Yet just across the intersection, one finds legalized street spam (a.k.a. litter on a stick), courtesy of the Jerusalem Municipality:

The section of Gidon St. that extends from the Efraim St. intersection to Derech HaRakevet is a study in contrasts.

The even-numbered side of the street is the more upscale side, featuring attractive and well-maintained stone buildings. The odd-numbered side consists of shikun buildings (Israeli mass housing of the 1950s and 1960s). Some of the buildings have been refurbished, while others retain their old-style facing:

The location being what it is, even these less upscale buildings have their signs of gentrification, such as sleek and shiny designer doors to individual apartments -- which contrast starkly with internal courtyards that have yet to be gentrified:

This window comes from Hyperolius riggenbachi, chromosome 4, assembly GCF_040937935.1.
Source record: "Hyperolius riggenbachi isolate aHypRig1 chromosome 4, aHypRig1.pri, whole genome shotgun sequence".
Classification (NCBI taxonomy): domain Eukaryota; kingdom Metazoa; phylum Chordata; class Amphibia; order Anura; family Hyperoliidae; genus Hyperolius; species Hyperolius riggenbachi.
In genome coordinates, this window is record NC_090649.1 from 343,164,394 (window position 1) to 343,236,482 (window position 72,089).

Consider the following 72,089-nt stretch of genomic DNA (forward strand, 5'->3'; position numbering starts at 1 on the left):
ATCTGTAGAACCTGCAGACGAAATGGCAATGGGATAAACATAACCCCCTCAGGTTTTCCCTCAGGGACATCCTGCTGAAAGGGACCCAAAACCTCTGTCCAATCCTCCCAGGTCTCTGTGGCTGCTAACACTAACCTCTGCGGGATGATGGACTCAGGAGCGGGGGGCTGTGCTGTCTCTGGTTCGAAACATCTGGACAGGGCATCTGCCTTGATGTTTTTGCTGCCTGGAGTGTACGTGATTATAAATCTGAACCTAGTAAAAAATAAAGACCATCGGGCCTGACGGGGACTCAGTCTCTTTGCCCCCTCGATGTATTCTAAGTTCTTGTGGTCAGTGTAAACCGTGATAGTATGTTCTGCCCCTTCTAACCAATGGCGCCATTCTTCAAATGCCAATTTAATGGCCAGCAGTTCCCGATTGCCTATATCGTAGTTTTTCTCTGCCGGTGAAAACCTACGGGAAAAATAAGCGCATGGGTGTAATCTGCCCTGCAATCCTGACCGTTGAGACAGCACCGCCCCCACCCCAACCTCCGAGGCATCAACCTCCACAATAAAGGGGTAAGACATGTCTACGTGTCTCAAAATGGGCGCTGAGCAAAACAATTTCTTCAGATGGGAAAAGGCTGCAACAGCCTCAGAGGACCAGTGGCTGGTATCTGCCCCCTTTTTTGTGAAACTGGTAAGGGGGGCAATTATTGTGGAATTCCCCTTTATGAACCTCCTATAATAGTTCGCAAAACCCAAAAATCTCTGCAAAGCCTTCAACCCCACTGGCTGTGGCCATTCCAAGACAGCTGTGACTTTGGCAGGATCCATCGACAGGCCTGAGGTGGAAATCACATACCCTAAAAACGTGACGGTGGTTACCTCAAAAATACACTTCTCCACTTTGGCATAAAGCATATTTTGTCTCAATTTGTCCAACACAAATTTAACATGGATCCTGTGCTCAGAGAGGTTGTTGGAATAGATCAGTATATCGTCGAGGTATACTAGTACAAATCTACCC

The end of Gidon St. is picturesque:

From here you enter Derech HaRakevet, where a new park, featuring attractive greenery, walkways, bicycle and running paths, has tastefully incorporated the old Jerusalem railroad track ...

... proving that the Jerusalem Municipality can plan something right when it wants to. Park HaMesila is a pleasant urban space to cross on the way from Baka to Emek Refaim, and an equally pleasant destination in and of itself, for humans and their canine friends alike.

The new trees have some growing to do before they can give any real shade. During chol hamoed Sukkot, DH and I stood/sat mainly in the sun for half an hour while our three school-aged boys cycled happily up and down Derech HaRakevet: